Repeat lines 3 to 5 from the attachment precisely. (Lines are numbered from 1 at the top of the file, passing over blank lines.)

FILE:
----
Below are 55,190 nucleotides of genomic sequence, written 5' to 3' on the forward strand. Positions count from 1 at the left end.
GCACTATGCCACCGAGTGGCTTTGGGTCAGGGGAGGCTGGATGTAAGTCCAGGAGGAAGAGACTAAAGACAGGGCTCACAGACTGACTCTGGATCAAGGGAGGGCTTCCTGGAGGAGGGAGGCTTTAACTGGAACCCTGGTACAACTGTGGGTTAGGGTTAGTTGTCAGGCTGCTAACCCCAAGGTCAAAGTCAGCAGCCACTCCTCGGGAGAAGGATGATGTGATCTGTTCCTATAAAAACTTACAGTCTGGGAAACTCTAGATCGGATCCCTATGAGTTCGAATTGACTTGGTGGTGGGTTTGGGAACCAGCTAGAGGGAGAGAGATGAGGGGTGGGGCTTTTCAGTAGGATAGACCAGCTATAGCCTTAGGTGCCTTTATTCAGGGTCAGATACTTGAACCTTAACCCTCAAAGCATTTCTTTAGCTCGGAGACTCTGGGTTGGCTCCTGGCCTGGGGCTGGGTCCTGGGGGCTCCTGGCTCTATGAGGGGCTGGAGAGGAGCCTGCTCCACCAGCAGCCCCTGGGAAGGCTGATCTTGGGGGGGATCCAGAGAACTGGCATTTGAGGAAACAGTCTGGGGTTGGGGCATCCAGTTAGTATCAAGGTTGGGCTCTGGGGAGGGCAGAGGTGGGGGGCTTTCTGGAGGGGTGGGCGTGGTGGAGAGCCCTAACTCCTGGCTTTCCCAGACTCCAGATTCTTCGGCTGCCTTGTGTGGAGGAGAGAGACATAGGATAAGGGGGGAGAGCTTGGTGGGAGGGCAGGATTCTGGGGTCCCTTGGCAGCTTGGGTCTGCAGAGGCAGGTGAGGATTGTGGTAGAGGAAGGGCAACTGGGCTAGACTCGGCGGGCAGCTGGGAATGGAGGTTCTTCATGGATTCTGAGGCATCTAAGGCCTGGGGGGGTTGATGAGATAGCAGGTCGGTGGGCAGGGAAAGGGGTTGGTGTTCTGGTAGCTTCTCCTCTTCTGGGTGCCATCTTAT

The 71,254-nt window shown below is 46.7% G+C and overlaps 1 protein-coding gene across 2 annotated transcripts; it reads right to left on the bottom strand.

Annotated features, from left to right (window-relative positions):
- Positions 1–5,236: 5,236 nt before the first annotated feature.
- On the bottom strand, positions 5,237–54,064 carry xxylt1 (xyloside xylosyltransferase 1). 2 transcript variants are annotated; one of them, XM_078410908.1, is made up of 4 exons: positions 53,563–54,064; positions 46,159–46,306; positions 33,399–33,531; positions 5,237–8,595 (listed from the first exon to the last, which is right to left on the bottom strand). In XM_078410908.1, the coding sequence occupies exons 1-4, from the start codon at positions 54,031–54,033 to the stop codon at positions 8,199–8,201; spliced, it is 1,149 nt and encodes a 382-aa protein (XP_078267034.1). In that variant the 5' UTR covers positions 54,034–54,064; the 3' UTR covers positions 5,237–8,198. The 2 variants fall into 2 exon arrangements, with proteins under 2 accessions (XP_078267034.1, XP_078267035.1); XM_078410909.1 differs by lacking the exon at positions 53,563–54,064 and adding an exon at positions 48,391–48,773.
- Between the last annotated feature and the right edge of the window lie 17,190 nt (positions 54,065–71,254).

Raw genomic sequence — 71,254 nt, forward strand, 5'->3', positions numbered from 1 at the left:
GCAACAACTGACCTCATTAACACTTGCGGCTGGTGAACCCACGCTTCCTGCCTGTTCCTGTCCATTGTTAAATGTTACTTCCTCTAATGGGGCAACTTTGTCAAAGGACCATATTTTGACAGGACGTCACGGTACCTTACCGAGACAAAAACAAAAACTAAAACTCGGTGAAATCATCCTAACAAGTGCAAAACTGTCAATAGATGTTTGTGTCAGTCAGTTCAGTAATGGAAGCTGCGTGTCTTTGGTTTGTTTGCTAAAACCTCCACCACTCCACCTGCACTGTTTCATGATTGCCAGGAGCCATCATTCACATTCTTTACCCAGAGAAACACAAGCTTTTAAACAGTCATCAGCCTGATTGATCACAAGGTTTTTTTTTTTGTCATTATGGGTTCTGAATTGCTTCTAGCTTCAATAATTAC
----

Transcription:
The 71,254-nt window shown below is 46.7% G+C and overlaps 1 protein-coding gene across 2 annotated transcripts; it reads right to left on the bottom strand.

Annotated features, from left to right (window-relative positions):
- Positions 1–5,236: 5,236 nt before the first annotated feature.